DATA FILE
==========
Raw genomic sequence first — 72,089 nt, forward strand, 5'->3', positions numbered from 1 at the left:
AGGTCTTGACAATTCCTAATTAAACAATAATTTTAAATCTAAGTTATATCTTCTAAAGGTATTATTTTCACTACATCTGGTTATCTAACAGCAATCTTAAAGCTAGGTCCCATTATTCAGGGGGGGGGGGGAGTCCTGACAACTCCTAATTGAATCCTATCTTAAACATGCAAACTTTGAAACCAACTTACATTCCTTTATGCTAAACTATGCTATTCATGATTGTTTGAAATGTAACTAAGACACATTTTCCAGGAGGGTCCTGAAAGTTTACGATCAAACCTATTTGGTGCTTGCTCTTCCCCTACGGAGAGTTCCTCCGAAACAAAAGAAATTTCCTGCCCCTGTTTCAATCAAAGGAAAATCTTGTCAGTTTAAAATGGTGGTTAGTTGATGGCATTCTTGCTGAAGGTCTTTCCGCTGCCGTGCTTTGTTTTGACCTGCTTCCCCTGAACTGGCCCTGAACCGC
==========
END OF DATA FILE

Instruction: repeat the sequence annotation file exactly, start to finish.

Raw genomic sequence first — 72,089 nt, forward strand, 5'->3', positions numbered from 1 at the left:
AGGTCTTGACAATTCCTAATTAAACAATAATTTTAAATCTAAGTTATATCTTCTAAAGGTATTATTTTCACTACATCTGGTTATCTAACAGCAATCTTAAAGCTAGGTCCCATTATTCAGGGGGGGGGGGGAGTCCTGACAACTCCTAATTGAATCCTATCTTAAACATGCAAACTTTGAAACCAACTTACATTCCTTTATGCTAAACTATGCTATTCATGATTGTTTGAAATGTAACTAAGACACATTTTCCAGGAGGGTCCTGAAAGTTTACGATCAAACCTATTTGGTGCTTGCTCTTCCCCTACGGAGAGTTCCTCCGAAACAAAAGAAATTTCCTGCCCCTGTTTCAATCAAAGGAAAATCTTGTCAGTTTAAAATGGTGGTTAGTTGATGGCATTCTTGCTGAAGGTCTTTCCGCTGCCGTGCTTTGTTTTGACCTGCTTCCCCTGAACTGGCCCTGAACCGC